Results for 'Matthew Bower'

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Matt Bower
Texas State University
  1. Making Enactivism Even More Embodied.Shaun Gallagher & Matthew Bower - 2013 - Avant: Trends in Interdisciplinary Studies (2):232-247.
    The full scope of enactivist approaches to cognition includes not only a focus on sensory-motor contingencies and physical affordances for action, but also an emphasis on affective factors of embodiment and intersubjective affordances for social interaction. This strong conception of embodied cognition calls for a new way to think about the role of the brain in the larger system of brain-body-environment. We ask whether recent work on predictive coding offers a way to think about brain function in an enactive system, (...)
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  2.  11
    Publish, Perish, or Salami Slice? Authorship Ethics in an Emerging Field.Matthew Bowers, Matthew Katz & Adam Pfleegor - 2019 - Journal of Business Ethics 156 (1):189-208.
    Researchers in several academic fields have indicated an increase in academic authorship disputes and the utilization of unethical authorship practices over the past few decades. This trend has been attributed to a variety of factors such as vague authorship guidelines, power disparities between researchers, dissimilar disciplinary and/or journal practices, and a lack of guidance for emerging scholars. As a rapidly emerging academic field, sport management maintains the propensity for unclear procedures due to the various departments, schools, and colleges the field (...)
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    Chaucer and Langland: The Antagonistic Tradition. John M. Bowers.Matthew Giancarlo - 2009 - Speculum 84 (2):404-405.
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    Empirical and Computational Support for Context-Dependent Representations of Serial Order: Reply to Bowers, Damian, and Davis.Matthew M. Botvinick & David C. Plaut - 2009 - Psychological Review 116 (4):998-1001.
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  5. II—Matthew Boyle: Transparent Self-Knowledge.Matthew Boyle - 2011 - Aristotelian Society Supplementary Volume 85 (1):223-241.
    I distinguish two ways of explaining our capacity for ‘transparent’ knowledge of our own present beliefs, perceptions, and intentions: an inferential and a reflective approach. Alex Byrne (2011) has defended an inferential approach, but I argue that this approach faces a basic difficulty, and that a reflective approach avoids the difficulty. I conclude with a brief sketch and defence of a reflective approach to our transparent self-knowledge, and I show how this approach is connected with the thesis that we must (...)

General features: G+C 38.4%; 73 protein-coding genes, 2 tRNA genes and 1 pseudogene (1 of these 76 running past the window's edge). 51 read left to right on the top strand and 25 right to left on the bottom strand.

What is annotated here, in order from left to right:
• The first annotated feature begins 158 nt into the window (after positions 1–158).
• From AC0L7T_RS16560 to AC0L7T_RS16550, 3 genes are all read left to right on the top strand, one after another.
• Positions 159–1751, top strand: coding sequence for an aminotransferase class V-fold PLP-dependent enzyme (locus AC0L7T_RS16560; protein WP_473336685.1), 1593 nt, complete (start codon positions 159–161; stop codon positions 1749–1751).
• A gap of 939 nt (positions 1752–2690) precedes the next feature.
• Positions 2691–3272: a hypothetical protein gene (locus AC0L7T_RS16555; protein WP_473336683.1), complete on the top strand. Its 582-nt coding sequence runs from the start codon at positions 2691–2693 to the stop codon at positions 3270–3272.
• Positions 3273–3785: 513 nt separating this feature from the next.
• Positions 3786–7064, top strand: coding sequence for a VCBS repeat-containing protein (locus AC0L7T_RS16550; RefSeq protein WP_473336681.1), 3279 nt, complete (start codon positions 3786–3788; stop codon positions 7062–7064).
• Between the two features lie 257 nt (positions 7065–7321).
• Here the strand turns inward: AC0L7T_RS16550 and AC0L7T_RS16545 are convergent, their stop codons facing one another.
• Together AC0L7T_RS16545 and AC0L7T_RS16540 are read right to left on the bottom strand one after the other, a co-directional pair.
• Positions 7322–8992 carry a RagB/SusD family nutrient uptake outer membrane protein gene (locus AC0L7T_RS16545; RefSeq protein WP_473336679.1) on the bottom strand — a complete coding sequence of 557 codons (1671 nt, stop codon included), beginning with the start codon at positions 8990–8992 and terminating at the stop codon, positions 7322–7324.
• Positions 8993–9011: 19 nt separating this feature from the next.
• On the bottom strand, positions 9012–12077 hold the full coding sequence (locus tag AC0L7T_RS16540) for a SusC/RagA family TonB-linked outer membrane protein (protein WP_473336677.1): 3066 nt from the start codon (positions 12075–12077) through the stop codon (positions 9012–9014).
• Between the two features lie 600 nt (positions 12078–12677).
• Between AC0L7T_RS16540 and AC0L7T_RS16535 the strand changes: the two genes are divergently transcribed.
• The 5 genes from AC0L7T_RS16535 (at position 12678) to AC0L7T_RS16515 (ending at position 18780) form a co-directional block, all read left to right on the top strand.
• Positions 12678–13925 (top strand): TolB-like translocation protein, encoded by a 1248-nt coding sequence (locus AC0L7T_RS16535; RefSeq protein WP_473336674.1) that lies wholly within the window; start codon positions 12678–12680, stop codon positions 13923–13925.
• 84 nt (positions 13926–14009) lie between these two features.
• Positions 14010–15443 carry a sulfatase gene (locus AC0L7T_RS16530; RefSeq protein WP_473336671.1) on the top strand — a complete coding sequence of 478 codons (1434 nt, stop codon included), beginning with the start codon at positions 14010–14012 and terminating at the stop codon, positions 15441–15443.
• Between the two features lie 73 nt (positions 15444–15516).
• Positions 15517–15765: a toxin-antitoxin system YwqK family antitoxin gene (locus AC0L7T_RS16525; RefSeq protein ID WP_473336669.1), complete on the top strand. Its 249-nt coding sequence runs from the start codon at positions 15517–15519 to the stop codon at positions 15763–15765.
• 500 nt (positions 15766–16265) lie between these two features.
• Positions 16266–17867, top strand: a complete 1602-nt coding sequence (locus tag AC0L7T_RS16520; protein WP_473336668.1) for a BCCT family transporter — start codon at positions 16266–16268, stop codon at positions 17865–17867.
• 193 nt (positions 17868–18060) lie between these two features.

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    Matthew Arnold.Matthew Arnold & James Gribble - 1967 - Collier-Macmillan Macmillan.
    Matthew Arnold was born at Laleham-on-Thames on 24 December 1822 as the eldest son of Dr Thomas Arnold and his wife Mary. He was educated at Winchester College, his father's old school; Rugby, where his father was headmaster; and Oxford. In 1851 he was appointed Inspector of Schools, pursuing this taxing career to support his wife and family until his retirement in 1886. He published his first volume of verse, The Strayed Reveller, and other Poems, in 1849 followed by (...)
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  7.  1
    Matthew Arnold and the Education of the New Order: A Selection of Arnold's Writings on Education.Matthew Arnold - 1969 - London: Cambridge University Press.
    A selection from Arnold's writing on education, other than Culture and Anarchy. All the pieces stem from his work as Inspector of Schools: they illustrate his concern both with the principles that must be established as a basis for the education of an industrial democracy and his practical concern with the day-to-day running of schools. 'Democracy' was first published as the introduction to The Popular Education of France. It faces the fundamental political problems and outlines the general objectives of a (...)
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  8. Matthew Arnold and the Education of the New Order a Selection of Arnold's Writings on Education; [Edited] with an Introduction and Notes by Peter Smith and Geoffrey Summerfield.Matthew Arnold, Peter Smith & Geoffrey Summerfield - 1969 - Cambridge University Press.